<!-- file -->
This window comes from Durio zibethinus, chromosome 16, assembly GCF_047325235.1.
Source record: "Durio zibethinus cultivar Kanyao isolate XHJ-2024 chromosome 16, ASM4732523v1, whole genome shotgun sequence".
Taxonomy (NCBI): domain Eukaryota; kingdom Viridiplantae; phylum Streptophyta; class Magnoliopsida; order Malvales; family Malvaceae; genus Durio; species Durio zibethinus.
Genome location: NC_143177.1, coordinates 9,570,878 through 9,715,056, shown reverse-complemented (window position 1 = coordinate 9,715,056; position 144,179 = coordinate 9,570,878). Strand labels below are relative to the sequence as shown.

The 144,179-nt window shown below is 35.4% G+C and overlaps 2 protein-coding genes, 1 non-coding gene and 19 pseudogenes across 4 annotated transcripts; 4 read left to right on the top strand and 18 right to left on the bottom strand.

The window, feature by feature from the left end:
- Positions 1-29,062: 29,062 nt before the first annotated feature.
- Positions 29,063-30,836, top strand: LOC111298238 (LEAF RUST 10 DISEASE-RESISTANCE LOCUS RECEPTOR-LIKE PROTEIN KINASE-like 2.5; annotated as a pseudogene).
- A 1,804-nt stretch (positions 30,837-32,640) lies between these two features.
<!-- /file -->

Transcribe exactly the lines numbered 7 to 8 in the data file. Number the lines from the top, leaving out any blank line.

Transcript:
- Positions 1-29,062: 29,062 nt before the first annotated feature.
- Positions 29,063-30,836, top strand: LOC111298238 (LEAF RUST 10 DISEASE-RESISTANCE LOCUS RECEPTOR-LIKE PROTEIN KINASE-like 2.5; annotated as a pseudogene).